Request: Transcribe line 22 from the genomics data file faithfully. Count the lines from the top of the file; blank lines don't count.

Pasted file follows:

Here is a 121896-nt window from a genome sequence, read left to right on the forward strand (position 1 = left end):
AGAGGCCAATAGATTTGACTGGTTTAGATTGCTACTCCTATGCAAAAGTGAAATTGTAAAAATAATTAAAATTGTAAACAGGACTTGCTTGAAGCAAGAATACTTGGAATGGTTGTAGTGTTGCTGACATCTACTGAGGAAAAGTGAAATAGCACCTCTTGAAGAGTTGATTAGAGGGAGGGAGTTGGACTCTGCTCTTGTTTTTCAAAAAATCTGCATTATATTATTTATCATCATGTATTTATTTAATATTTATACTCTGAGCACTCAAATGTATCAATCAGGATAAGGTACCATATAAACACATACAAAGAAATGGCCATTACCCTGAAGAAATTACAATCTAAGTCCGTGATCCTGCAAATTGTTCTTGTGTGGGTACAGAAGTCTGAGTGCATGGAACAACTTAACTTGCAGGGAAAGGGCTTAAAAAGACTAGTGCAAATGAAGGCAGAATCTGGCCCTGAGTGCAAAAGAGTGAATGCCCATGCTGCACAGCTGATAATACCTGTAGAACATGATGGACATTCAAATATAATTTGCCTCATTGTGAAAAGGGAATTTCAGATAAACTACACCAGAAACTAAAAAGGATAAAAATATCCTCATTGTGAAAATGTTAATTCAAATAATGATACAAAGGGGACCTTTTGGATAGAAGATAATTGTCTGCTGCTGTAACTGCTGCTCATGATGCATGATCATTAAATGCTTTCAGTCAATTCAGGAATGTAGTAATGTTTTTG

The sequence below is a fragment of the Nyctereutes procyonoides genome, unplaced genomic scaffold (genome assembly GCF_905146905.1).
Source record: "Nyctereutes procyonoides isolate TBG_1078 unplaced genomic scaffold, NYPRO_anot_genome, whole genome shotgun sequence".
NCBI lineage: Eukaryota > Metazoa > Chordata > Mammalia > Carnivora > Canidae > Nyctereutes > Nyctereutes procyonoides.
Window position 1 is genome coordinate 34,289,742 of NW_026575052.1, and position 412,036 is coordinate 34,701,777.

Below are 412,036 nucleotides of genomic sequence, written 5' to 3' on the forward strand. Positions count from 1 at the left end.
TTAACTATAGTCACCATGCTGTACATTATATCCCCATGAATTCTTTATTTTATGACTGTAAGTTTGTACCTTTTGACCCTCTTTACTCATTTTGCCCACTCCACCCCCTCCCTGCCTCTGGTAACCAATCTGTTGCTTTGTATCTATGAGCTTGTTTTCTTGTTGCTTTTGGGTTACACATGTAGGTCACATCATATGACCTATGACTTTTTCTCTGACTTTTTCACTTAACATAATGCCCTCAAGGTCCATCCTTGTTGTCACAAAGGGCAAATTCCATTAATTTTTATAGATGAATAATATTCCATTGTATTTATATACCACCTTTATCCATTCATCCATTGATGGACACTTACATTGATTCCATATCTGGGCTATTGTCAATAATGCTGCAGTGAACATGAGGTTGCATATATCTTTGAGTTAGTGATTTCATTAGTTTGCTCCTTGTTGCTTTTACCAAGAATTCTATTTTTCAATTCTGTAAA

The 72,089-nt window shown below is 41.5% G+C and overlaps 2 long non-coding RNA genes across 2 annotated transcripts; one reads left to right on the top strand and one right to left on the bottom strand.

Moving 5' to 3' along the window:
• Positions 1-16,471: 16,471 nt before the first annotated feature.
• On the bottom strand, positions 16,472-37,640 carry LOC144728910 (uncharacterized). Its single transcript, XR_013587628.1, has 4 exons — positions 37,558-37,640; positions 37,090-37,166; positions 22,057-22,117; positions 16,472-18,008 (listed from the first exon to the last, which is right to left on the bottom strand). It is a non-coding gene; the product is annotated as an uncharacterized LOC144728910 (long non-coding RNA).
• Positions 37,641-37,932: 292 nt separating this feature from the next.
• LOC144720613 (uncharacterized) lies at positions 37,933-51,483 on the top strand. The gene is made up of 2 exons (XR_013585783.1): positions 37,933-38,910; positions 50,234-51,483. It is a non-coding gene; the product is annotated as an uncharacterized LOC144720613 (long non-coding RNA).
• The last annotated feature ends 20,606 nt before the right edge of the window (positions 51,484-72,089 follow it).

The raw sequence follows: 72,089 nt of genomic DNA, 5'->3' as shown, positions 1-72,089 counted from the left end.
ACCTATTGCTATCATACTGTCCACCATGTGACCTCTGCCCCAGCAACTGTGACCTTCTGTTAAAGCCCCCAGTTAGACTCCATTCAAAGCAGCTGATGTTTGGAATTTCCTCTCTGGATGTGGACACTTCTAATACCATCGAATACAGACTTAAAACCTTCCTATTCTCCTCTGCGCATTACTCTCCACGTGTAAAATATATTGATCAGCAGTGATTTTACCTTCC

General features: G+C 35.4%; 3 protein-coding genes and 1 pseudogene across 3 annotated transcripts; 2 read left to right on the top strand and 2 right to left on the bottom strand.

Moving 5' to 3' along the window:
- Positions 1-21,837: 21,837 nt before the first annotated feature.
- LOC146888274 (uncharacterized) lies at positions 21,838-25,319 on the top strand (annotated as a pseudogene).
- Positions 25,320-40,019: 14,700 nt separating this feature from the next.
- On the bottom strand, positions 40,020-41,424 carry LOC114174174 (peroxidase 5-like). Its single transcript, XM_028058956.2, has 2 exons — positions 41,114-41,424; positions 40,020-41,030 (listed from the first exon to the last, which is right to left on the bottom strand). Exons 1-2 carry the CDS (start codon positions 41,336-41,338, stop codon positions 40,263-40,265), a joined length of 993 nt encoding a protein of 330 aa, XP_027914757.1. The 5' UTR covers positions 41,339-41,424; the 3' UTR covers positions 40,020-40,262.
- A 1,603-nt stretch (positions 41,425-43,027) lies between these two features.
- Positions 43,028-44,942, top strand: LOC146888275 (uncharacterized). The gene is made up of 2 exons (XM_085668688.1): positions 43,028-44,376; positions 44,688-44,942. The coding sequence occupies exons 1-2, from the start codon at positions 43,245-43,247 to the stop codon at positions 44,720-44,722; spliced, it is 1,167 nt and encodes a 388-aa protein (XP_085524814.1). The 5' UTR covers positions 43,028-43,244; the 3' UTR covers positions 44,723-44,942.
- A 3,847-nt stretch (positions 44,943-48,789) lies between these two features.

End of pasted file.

- Positions 25,320-40,019: 14,700 nt separating this feature from the next.